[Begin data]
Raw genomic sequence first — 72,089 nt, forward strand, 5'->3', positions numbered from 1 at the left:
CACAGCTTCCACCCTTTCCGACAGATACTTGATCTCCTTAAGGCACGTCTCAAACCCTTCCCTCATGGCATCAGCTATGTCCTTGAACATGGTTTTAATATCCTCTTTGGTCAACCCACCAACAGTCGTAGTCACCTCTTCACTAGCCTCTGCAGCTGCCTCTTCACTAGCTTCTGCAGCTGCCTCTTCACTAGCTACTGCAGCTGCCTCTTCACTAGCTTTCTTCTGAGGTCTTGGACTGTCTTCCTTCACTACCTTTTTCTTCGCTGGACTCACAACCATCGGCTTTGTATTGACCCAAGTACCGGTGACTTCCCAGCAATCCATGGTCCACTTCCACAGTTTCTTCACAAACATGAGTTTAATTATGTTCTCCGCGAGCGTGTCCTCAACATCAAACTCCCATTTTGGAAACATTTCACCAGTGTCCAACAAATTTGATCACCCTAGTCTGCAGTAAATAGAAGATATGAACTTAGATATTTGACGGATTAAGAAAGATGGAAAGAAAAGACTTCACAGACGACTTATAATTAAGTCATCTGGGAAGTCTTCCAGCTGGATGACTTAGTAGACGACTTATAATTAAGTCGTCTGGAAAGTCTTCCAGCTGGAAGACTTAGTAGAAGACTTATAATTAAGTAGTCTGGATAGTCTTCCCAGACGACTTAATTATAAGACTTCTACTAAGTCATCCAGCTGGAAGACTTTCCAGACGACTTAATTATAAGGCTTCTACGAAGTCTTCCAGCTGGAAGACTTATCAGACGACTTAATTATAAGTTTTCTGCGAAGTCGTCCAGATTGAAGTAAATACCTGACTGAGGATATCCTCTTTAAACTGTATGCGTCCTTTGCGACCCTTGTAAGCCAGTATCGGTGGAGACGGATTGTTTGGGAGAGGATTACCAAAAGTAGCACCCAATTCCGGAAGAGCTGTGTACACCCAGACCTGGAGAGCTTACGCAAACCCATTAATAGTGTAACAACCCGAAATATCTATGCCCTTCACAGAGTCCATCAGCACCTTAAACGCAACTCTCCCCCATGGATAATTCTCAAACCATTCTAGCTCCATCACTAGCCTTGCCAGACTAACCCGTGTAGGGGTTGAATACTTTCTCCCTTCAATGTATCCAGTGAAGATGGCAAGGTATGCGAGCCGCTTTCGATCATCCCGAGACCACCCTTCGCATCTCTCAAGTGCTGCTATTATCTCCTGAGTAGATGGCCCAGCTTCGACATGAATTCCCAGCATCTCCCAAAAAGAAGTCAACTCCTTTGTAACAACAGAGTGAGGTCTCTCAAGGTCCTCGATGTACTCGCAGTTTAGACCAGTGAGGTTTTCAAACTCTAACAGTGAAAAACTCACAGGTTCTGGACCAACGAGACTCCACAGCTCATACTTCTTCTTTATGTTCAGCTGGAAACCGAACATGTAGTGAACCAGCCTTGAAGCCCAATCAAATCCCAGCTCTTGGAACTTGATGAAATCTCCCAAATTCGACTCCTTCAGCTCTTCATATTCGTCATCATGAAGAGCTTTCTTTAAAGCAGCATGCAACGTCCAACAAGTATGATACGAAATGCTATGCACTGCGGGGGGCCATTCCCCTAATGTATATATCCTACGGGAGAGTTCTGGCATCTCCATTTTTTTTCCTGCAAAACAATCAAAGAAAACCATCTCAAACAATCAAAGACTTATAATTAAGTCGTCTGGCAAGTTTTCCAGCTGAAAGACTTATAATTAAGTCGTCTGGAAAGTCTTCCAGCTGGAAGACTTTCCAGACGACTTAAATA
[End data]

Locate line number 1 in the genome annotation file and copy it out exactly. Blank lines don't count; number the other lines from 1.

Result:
Raw genomic sequence first — 72,089 nt, forward strand, 5'->3', positions numbered from 1 at the left: